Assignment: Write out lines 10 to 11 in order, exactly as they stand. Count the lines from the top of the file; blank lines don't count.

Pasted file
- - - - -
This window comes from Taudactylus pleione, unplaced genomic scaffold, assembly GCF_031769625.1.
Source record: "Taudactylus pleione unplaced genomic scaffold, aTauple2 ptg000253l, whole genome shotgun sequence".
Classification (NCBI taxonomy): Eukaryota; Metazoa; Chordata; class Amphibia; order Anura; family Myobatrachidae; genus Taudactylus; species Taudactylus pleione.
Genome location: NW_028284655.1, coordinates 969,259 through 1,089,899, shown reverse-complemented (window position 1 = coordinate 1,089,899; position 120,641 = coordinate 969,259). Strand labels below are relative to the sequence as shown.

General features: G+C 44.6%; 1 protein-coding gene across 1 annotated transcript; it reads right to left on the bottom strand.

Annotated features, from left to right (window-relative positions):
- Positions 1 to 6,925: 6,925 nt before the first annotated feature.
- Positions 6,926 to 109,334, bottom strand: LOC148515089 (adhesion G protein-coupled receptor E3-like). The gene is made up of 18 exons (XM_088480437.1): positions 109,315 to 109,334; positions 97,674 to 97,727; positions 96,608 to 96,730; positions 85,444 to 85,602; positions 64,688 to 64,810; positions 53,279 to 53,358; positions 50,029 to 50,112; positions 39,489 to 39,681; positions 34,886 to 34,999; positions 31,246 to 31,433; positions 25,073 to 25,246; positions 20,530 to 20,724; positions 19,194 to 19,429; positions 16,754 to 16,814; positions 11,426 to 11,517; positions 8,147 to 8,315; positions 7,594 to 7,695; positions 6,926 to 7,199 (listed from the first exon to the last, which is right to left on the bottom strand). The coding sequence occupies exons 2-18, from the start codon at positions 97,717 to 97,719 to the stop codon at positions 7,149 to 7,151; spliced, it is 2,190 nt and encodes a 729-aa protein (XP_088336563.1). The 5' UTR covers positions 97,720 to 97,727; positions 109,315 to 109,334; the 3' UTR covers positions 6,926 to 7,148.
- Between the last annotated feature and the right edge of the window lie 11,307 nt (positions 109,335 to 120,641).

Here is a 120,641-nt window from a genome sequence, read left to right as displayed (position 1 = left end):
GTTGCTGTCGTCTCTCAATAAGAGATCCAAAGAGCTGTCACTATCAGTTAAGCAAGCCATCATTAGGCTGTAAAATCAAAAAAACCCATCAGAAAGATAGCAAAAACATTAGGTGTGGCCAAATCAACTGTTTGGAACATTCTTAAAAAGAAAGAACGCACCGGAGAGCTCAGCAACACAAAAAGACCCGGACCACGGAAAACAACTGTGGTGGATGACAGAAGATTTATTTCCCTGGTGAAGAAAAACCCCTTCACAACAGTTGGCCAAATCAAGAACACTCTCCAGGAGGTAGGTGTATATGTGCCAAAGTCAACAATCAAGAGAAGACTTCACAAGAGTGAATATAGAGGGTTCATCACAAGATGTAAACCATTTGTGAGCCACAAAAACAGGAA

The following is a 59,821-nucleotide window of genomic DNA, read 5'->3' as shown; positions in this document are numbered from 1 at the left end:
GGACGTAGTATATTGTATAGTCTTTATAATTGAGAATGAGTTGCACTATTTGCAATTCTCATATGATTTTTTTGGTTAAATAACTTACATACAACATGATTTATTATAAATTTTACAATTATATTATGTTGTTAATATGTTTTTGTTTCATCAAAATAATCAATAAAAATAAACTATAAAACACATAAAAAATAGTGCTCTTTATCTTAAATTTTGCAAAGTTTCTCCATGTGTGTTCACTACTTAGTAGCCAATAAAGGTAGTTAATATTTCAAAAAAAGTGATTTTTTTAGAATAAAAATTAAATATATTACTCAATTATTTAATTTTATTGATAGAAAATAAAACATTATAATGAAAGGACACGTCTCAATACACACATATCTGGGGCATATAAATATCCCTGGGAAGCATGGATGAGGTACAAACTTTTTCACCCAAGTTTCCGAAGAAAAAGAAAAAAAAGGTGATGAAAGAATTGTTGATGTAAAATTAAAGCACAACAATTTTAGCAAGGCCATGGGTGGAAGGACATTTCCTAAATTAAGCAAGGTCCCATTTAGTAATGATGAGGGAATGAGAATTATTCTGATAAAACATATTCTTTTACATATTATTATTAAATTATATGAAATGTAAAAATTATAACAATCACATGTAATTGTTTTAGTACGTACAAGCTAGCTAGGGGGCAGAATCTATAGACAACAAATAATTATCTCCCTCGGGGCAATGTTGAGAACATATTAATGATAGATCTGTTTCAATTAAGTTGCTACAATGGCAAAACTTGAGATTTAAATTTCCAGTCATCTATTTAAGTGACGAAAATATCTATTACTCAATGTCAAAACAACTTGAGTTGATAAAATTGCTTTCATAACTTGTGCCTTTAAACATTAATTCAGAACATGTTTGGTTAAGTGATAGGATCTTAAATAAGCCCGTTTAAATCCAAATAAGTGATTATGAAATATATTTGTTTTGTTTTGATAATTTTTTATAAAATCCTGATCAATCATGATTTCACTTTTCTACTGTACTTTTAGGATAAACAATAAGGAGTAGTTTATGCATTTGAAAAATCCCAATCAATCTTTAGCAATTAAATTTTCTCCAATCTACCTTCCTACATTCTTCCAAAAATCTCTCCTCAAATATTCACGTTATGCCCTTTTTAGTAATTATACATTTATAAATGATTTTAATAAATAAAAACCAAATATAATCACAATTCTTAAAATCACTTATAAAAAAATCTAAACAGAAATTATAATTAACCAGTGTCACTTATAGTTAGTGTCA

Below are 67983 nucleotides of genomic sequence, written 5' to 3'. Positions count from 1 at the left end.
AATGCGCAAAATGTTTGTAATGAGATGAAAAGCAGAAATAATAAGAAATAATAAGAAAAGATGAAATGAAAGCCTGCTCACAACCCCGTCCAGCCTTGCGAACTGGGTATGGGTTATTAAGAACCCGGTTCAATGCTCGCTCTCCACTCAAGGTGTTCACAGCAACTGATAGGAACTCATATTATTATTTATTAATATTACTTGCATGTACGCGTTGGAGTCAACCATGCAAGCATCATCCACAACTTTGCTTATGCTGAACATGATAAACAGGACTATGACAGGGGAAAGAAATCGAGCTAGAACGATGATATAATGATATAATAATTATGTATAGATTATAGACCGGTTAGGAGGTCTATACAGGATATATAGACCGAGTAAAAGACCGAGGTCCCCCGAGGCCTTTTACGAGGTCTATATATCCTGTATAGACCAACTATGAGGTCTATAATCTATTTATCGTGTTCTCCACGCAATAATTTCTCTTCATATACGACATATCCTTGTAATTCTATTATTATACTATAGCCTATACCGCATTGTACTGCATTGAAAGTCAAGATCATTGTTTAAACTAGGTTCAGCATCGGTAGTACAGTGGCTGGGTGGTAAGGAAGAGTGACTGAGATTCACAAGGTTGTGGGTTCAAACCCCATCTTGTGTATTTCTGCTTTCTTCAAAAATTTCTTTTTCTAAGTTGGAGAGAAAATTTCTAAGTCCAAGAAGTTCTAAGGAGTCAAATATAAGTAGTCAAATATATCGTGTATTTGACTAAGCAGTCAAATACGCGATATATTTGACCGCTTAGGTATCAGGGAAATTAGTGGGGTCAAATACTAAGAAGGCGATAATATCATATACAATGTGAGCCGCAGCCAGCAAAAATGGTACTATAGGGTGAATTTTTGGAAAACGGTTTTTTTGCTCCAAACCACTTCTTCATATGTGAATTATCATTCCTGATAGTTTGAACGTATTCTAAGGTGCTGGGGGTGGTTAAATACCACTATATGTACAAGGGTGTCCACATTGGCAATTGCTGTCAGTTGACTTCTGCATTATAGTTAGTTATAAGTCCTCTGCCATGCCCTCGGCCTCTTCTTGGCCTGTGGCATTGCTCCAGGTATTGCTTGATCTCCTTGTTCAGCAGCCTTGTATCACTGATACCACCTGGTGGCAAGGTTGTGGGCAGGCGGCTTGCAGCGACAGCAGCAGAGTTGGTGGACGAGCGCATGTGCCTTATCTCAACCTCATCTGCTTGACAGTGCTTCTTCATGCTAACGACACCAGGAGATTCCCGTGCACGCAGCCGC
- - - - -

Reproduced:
Here is a 120,641-nt window from a genome sequence, read left to right as displayed (position 1 = left end):
GTTGCTGTCGTCTCTCAATAAGAGATCCAAAGAGCTGTCACTATCAGTTAAGCAAGCCATCATTAGGCTGTAAAATCAAAAAAACCCATCAGAAAGATAGCAAAAACATTAGGTGTGGCCAAATCAACTGTTTGGAACATTCTTAAAAAGAAAGAACGCACCGGAGAGCTCAGCAACACAAAAAGACCCGGACCACGGAAAACAACTGTGGTGGATGACAGAAGATTTATTTCCCTGGTGAAGAAAAACCCCTTCACAACAGTTGGCCAAATCAAGAACACTCTCCAGGAGGTAGGTGTATATGTGCCAAAGTCAACAATCAAGAGAAGACTTCACAAGAGTGAATATAGAGGGTTCATCACAAGATGTAAACCATTTGTGAGCCACAAAAACAGGAA